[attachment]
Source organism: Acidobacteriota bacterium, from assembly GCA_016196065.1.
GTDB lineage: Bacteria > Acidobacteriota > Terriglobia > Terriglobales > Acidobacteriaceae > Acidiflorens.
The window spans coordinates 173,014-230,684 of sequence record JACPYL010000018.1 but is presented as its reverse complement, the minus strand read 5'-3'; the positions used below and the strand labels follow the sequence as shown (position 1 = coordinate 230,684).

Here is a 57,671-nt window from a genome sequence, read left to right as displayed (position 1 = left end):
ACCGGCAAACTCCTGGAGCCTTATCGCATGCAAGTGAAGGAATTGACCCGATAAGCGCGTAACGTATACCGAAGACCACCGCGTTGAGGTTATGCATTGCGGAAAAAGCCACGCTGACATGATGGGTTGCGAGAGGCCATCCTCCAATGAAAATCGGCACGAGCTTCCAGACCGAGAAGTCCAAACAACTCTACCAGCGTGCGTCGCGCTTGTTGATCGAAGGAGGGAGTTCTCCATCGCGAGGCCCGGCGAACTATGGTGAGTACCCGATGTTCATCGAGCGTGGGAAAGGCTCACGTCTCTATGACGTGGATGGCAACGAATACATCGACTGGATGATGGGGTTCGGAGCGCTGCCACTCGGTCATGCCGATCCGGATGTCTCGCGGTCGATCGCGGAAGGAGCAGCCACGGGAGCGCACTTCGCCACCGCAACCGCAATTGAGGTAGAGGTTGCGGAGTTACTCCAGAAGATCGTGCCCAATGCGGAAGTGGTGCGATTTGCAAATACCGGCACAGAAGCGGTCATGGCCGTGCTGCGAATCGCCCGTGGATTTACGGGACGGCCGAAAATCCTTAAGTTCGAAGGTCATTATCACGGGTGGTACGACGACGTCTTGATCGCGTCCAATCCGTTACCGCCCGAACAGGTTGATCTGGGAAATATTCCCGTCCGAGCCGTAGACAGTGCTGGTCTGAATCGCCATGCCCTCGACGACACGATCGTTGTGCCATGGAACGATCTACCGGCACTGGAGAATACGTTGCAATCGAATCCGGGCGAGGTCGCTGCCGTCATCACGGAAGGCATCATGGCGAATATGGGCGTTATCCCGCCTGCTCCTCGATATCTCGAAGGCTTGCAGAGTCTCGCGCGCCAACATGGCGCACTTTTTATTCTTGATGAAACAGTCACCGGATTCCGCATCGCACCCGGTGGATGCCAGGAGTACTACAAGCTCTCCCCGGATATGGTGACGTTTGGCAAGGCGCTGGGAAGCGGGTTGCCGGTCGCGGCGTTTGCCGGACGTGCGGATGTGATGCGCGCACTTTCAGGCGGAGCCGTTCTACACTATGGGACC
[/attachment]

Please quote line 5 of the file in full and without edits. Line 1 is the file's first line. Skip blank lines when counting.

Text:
ACCGGCAAACTCCTGGAGCCTTATCGCATGCAAGTGAAGGAATTGACCCGATAAGCGCGTAACGTATACCGAAGACCACCGCGTTGAGGTTATGCATTGCGGAAAAAGCCACGCTGACATGATGGGTTGCGAGAGGCCATCCTCCAATGAAAATCGGCACGAGCTTCCAGACCGAGAAGTCCAAACAACTCTACCAGCGTGCGTCGCGCTTGTTGATCGAAGGAGGGAGTTCTCCATCGCGAGGCCCGGCGAACTATGGTGAGTACCCGATGTTCATCGAGCGTGGGAAAGGCTCACGTCTCTATGACGTGGATGGCAACGAATACATCGACTGGATGATGGGGTTCGGAGCGCTGCCACTCGGTCATGCCGATCCGGATGTCTCGCGGTCGATCGCGGAAGGAGCAGCCACGGGAGCGCACTTCGCCACCGCAACCGCAATTGAGGTAGAGGTTGCGGAGTTACTCCAGAAGATCGTGCCCAATGCGGAAGTGGTGCGATTTGCAAATACCGGCACAGAAGCGGTCATGGCCGTGCTGCGAATCGCCCGTGGATTTACGGGACGGCCGAAAATCCTTAAGTTCGAAGGTCATTATCACGGGTGGTACGACGACGTCTTGATCGCGTCCAATCCGTTACCGCCCGAACAGGTTGATCTGGGAAATATTCCCGTCCGAGCCGTAGACAGTGCTGGTCTGAATCGCCATGCCCTCGACGACACGATCGTTGTGCCATGGAACGATCTACCGGCACTGGAGAATACGTTGCAATCGAATCCGGGCGAGGTCGCTGCCGTCATCACGGAAGGCATCATGGCGAATATGGGCGTTATCCCGCCTGCTCCTCGATATCTCGAAGGCTTGCAGAGTCTCGCGCGCCAACATGGCGCACTTTTTATTCTTGATGAAACAGTCACCGGATTCCGCATCGCACCCGGTGGATGCCAGGAGTACTACAAGCTCTCCCCGGATATGGTGACGTTTGGCAAGGCGCTGGGAAGCGGGTTGCCGGTCGCGGCGTTTGCCGGACGTGCGGATGTGATGCGCGCACTTTCAGGCGGAGCCGTTCTACACTATGGGACC